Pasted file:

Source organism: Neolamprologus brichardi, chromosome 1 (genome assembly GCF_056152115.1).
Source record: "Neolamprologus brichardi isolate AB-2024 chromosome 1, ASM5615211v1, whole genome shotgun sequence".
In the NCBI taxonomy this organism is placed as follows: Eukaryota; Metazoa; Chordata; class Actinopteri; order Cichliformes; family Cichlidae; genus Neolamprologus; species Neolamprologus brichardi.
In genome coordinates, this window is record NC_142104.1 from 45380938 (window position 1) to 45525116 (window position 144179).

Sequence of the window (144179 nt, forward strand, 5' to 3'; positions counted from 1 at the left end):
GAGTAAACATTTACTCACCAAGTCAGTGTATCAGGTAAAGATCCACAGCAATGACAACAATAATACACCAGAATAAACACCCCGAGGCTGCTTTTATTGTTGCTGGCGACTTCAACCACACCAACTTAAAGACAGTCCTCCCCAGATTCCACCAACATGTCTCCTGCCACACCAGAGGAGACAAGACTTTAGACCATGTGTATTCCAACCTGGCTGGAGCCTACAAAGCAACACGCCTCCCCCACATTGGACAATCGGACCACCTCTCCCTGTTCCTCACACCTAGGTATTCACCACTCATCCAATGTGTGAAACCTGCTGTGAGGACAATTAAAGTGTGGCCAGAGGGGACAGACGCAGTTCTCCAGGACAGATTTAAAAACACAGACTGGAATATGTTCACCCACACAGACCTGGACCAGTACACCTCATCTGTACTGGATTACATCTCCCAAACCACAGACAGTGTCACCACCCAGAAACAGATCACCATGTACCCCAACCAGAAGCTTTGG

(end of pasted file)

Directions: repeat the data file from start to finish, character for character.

Source organism: Neolamprologus brichardi, chromosome 1 (genome assembly GCF_056152115.1).
Source record: "Neolamprologus brichardi isolate AB-2024 chromosome 1, ASM5615211v1, whole genome shotgun sequence".
In the NCBI taxonomy this organism is placed as follows: Eukaryota; Metazoa; Chordata; class Actinopteri; order Cichliformes; family Cichlidae; genus Neolamprologus; species Neolamprologus brichardi.
In genome coordinates, this window is record NC_142104.1 from 45380938 (window position 1) to 45525116 (window position 144179).

Sequence of the window (144179 nt, forward strand, 5' to 3'; positions counted from 1 at the left end):
GAGTAAACATTTACTCACCAAGTCAGTGTATCAGGTAAAGATCCACAGCAATGACAACAATAATACACCAGAATAAACACCCCGAGGCTGCTTTTATTGTTGCTGGCGACTTCAACCACACCAACTTAAAGACAGTCCTCCCCAGATTCCACCAACATGTCTCCTGCCACACCAGAGGAGACAAGACTTTAGACCATGTGTATTCCAACCTGGCTGGAGCCTACAAAGCAACACGCCTCCCCCACATTGGACAATCGGACCACCTCTCCCTGTTCCTCACACCTAGGTATTCACCACTCATCCAATGTGTGAAACCTGCTGTGAGGACAATTAAAGTGTGGCCAGAGGGGACAGACGCAGTTCTCCAGGACAGATTTAAAAACACAGACTGGAATATGTTCACCCACACAGACCTGGACCAGTACACCTCATCTGTACTGGATTACATCTCCCAAACCACAGACAGTGTCACCACCCAGAAACAGATCACCATGTACCCCAACCAGAAGCTTTGG